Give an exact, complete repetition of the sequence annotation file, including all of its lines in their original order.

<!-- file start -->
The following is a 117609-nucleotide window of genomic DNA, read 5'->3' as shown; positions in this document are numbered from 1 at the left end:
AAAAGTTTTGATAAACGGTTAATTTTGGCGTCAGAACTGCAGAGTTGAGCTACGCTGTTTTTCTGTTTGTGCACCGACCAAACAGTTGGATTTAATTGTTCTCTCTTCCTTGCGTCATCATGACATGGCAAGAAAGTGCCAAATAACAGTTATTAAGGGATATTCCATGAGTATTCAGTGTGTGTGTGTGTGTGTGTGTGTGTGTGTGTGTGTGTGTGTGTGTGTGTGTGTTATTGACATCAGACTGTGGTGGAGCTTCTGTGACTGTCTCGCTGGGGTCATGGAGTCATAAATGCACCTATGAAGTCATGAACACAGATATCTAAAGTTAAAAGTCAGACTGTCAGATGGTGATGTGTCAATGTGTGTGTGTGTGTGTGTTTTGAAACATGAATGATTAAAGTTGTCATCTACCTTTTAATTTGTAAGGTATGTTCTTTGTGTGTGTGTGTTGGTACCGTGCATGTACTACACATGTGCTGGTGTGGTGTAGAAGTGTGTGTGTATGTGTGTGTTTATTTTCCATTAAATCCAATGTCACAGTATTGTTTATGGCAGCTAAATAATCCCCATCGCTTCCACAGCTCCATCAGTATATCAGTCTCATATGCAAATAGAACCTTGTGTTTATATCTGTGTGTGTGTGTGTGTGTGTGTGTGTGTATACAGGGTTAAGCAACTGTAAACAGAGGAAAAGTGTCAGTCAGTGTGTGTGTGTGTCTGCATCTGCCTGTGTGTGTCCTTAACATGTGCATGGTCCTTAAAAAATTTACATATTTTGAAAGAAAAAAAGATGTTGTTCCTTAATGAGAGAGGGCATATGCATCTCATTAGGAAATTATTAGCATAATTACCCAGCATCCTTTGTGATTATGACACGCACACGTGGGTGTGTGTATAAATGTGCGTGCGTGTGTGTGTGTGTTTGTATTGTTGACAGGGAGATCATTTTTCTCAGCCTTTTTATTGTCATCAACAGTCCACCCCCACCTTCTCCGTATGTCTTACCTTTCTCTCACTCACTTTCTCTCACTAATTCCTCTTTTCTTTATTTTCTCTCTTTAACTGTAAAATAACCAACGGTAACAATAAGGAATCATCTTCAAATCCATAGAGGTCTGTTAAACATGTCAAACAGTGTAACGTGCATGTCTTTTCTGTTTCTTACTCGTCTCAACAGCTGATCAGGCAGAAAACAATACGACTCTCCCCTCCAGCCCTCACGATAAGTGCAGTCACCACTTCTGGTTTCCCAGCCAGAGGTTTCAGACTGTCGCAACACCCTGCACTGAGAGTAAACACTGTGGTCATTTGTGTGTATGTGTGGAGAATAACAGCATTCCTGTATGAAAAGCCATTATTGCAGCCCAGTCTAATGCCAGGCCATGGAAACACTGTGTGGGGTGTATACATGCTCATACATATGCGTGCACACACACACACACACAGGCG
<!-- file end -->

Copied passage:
The following is a 117609-nucleotide window of genomic DNA, read 5'->3' as shown; positions in this document are numbered from 1 at the left end:
AAAAGTTTTGATAAACGGTTAATTTTGGCGTCAGAACTGCAGAGTTGAGCTACGCTGTTTTTCTGTTTGTGCACCGACCAAACAGTTGGATTTAATTGTTCTCTCTTCCTTGCGTCATCATGACATGGCAAGAAAGTGCCAAATAACAGTTATTAAGGGATATTCCATGAGTATTCAGTGTGTGTGTGTGTGTGTGTGTGTGTGTGTGTGTGTGTGTGTGTGTGTGTGTGTTATTGACATCAGACTGTGGTGGAGCTTCTGTGACTGTCTCGCTGGGGTCATGGAGTCATAAATGCACCTATGAAGTCATGAACACAGATATCTAAAGTTAAAAGTCAGACTGTCAGATGGTGATGTGTCAATGTGTGTGTGTGTGTGTGTTTTGAAACATGAATGATTAAAGTTGTCATCTACCTTTTAATTTGTAAGGTATGTTCTTTGTGTGTGTGTGTTGGTACCGTGCATGTACTACACATGTGCTGGTGTGGTGTAGAAGTGTGTGTGTATGTGTGTGTTTATTTTCCATTAAATCCAATGTCACAGTATTGTTTATGGCAGCTAAATAATCCCCATCGCTTCCACAGCTCCATCAGTATATCAGTCTCATATGCAAATAGAACCTTGTGTTTATATCTGTGTGTGTGTGTGTGTGTGTGTGTGTGTATACAGGGTTAAGCAACTGTAAACAGAGGAAAAGTGTCAGTCAGTGTGTGTGTGTGTCTGCATCTGCCTGTGTGTGTCCTTAACATGTGCATGGTCCTTAAAAAATTTACATATTTTGAAAGAAAAAAAGATGTTGTTCCTTAATGAGAGAGGGCATATGCATCTCATTAGGAAATTATTAGCATAATTACCCAGCATCCTTTGTGATTATGACACGCACACGTGGGTGTGTGTATAAATGTGCGTGCGTGTGTGTGTGTGTTTGTATTGTTGACAGGGAGATCATTTTTCTCAGCCTTTTTATTGTCATCAACAGTCCACCCCCACCTTCTCCGTATGTCTTACCTTTCTCTCACTCACTTTCTCTCACTAATTCCTCTTTTCTTTATTTTCTCTCTTTAACTGTAAAATAACCAACGGTAACAATAAGGAATCATCTTCAAATCCATAGAGGTCTGTTAAACATGTCAAACAGTGTAACGTGCATGTCTTTTCTGTTTCTTACTCGTCTCAACAGCTGATCAGGCAGAAAACAATACGACTCTCCCCTCCAGCCCTCACGATAAGTGCAGTCACCACTTCTGGTTTCCCAGCCAGAGGTTTCAGACTGTCGCAACACCCTGCACTGAGAGTAAACACTGTGGTCATTTGTGTGTATGTGTGGAGAATAACAGCATTCCTGTATGAAAAGCCATTATTGCAGCCCAGTCTAATGCCAGGCCATGGAAACACTGTGTGGGGTGTATACATGCTCATACATATGCGTGCACACACACACACACACAGGCG